People grew impatient quickly and started pushing each other. The situation turned dangerous, as we risked being crushed. We heard mothers and children screaming.
LVIV, Ukraine — On February 24, 2022, my partner and I woke to the sound of bombs being dropped all over the country. Terrified for our safety, he urged me to accompany him to his home in Manchester, England. He planned to cross the border from Ukraine into Poland, then go to England. He did not want us to be trapped in a country at war. Once we got to the border, things become much more complicated, as chaos ensued.
On the same day we heard the bombs, we decided to leave Ukraine. Without wasting any time, we packed our bags and asked my father to drive us from Kyiv to Lviv. On the drive, we spotted Ukrainian tanks and military vehicles heading in the opposite direction. Thousands of other cars cloggd up the road on a journey which took us 10 hours.
Finally, we got to Lviv and stayed at a friend’s house. We slept for a couple of hours but awoke abruptly to military planes flying above the house. We hurried down to the bomb shelter and hid there, terrified. I grabbed my phone and went on Flight Radar, an app that tells you which planes are in the sky. Unfortunately, my phone received no signal down, so I went back up the stairs to check again. When I realized the planes above us were Ukrainian, we felt great relief.
After resting, a friend drove us to the border of Poland. The journey normally takes an hour and 30 minutes, but it took us six hours to get there. Heavy traffic caused the delay. Sometimes, the cars barely moved at all. It felt endless. Some people tried to form another lane to get to the border more quickly, which only made things worse.
We attempted to cut through the village. The first two times we tried, the police sent us back. The third time, they checked our passports. They saw we held passports from the United Kingdom. They expressed gratitude for the help being provided by the U.K. and let us through.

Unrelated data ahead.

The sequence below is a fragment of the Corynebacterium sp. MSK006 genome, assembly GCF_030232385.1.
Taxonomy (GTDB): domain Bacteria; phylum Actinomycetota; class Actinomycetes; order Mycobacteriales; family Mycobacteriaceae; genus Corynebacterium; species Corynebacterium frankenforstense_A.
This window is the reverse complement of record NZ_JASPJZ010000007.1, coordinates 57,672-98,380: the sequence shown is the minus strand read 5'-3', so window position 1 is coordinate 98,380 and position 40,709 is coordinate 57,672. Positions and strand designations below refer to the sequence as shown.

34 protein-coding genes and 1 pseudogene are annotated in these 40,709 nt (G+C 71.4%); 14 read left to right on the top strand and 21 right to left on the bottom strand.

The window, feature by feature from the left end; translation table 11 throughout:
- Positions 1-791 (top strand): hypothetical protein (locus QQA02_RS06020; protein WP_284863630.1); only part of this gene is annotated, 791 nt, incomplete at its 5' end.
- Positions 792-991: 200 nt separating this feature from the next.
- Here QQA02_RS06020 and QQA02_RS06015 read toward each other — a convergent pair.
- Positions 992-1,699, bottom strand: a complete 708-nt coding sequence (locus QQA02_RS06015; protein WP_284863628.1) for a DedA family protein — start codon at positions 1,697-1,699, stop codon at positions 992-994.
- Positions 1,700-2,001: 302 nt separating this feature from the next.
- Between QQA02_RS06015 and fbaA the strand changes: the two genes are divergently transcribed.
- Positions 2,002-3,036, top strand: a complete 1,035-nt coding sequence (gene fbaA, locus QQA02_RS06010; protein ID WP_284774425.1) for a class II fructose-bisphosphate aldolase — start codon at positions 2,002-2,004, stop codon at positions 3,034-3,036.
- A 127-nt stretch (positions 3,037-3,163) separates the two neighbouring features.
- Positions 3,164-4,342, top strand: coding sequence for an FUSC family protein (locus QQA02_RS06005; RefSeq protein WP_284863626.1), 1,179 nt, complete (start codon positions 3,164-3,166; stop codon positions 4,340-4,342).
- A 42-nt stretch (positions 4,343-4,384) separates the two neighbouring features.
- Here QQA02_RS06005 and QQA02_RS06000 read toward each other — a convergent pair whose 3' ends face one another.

It felt like a miracle. The passage allowed us to go straight to the border, where our friend dropped us off. At the Polish border, there were three different steps to go through. The first part was the filtering process, where thousands of people wait behind a fence. It looked so crowded; people barely had room to put their arms down. We felt like we were running out of air from the lack of space. We received no water or food, and no one had access to bathrooms.
I stayed there for eight hours and my partner stayed for 10. I got out early because I got really sick and nauseous, unable to continue to stand. Thanks to a group of women I followed, pushing through the crowd, I made it out. Only two workers occupied the gate, letting one person out at a time. On the other side, I laid flat on the floor for 15 minutes to catch my breath. After a couple more hours, I began feeling scared for my partner.
I went back near the gates to look for him. He appeared far from getting out of Ukraine. I tried to call the embassy for help, but no one picked up. At one point, I found a suitcase outside the fence and climbed on top of it to shout my partner’s name. My anxiety grew as I noticed people being carried out unconscious or dead at the gates. The worst scenarios crossed my mind and I filled with worry. Finally, after calling out his name repeatedly, he responded back. Flooded with relief, the guard agreed to let him out. We ran towards each other and fell into an embrace.
The second part of the border crossing included another long queue. It took us about 12 hours to pass through. People grew impatient quickly and started pushing each other. The situation turned dangerous, as we risked being crushed. We heard mothers and children screaming. Twenty-three hours passed in total since we first arrived at the border, and we still drank no water nor used the restroom.
Finally, we got to cross the border. Once we made it to the Polish side, things went faster. We saw a group of volunteers offering help. They gave us food, water, and coffee. Many offered free rides anywhere we needed to go. Some people even offered free lodging. We accepted a ride to Kraków and booked an Airbnb from two kind men.
We stayed in Poland for four nights to sort out my documents for the flight to the U.K. on February 26, 2022. The trip was delayed, but we finally flew to England on March 2. While I felt immense relief, I still feel haunted by the horrible scenes we witnessed. We saw people being crushed to death, being carried out on stretchers, and children crying.
For some time, I doubted we would ever make it out. I feel so lucky I had my partner Jez at my side. We supported each other through the entire journey. My heart went out to those who remained waiting behind that fence. I hope they made it out too.
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